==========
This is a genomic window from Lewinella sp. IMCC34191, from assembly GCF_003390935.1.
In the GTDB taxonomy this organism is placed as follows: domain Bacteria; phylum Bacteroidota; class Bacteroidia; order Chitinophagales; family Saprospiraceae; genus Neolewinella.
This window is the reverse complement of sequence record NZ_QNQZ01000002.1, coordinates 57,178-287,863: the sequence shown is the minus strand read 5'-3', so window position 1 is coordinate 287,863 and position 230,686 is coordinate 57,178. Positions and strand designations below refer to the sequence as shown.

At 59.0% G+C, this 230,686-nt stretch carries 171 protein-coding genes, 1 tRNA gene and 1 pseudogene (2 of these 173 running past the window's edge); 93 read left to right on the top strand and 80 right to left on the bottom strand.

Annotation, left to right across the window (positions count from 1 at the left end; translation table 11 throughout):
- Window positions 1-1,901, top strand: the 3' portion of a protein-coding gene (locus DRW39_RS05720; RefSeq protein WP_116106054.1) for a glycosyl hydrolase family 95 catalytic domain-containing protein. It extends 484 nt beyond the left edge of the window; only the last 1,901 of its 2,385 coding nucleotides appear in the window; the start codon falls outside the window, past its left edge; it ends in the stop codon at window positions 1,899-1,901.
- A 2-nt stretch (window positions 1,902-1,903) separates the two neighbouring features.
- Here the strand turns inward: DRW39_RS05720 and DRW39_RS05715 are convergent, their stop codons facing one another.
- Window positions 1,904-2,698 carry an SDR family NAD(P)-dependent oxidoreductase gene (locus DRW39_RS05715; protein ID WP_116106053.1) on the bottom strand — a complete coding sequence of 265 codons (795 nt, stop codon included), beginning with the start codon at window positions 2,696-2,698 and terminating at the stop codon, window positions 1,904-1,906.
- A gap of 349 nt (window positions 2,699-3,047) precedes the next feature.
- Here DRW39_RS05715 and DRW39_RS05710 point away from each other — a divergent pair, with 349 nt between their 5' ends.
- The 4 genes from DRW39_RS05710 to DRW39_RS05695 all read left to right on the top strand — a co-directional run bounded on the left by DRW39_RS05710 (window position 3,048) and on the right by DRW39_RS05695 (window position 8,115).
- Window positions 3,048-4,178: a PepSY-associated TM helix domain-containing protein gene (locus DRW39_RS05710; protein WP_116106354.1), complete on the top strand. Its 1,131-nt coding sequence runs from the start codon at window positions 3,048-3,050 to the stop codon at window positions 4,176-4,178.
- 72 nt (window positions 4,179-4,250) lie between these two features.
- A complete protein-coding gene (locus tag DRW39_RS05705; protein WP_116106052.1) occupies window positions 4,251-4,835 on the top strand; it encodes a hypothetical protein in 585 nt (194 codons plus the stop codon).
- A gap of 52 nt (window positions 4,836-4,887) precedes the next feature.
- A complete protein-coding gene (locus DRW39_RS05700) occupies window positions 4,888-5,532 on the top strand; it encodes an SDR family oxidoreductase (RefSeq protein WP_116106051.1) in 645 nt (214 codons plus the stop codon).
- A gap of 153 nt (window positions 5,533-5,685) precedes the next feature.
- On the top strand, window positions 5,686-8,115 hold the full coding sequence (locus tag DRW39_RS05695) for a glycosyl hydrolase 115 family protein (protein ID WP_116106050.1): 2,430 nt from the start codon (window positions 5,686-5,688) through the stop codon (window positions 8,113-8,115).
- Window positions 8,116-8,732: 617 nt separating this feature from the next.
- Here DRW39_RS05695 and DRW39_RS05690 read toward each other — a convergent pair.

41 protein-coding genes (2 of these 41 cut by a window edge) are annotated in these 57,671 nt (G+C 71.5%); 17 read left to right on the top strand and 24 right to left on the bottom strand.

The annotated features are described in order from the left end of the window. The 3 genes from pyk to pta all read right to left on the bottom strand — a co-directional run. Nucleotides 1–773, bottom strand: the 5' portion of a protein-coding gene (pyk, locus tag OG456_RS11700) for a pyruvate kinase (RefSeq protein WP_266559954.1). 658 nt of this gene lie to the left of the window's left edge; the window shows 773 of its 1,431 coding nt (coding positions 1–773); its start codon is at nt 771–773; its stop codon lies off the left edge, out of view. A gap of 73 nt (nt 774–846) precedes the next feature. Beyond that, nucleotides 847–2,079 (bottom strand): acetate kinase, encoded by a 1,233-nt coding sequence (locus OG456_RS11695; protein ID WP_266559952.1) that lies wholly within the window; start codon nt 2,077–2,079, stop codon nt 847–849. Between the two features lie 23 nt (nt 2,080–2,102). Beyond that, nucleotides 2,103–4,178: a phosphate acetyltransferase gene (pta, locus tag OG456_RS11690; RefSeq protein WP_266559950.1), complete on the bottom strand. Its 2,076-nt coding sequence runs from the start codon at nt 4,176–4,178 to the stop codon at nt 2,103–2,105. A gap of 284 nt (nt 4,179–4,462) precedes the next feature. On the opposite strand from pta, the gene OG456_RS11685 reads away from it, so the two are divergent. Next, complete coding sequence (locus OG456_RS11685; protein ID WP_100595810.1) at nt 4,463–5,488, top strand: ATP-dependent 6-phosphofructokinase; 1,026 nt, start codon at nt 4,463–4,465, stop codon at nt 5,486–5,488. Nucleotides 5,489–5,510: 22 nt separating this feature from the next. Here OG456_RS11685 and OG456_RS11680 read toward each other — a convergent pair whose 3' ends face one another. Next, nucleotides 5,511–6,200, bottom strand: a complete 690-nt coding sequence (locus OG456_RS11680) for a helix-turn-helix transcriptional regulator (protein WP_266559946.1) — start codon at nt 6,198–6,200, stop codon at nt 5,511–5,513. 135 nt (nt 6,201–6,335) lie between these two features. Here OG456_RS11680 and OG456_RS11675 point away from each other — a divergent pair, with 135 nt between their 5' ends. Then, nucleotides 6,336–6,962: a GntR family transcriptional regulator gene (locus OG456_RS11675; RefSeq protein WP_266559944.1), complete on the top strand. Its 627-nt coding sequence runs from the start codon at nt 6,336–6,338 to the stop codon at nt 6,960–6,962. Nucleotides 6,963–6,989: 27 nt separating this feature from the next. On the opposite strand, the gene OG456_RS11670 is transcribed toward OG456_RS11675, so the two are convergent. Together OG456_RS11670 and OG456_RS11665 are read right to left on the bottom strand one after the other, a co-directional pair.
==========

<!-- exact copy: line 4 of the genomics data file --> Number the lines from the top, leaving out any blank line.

At 59.0% G+C, this 230,686-nt stretch carries 171 protein-coding genes, 1 tRNA gene and 1 pseudogene (2 of these 173 running past the window's edge); 93 read left to right on the top strand and 80 right to left on the bottom strand.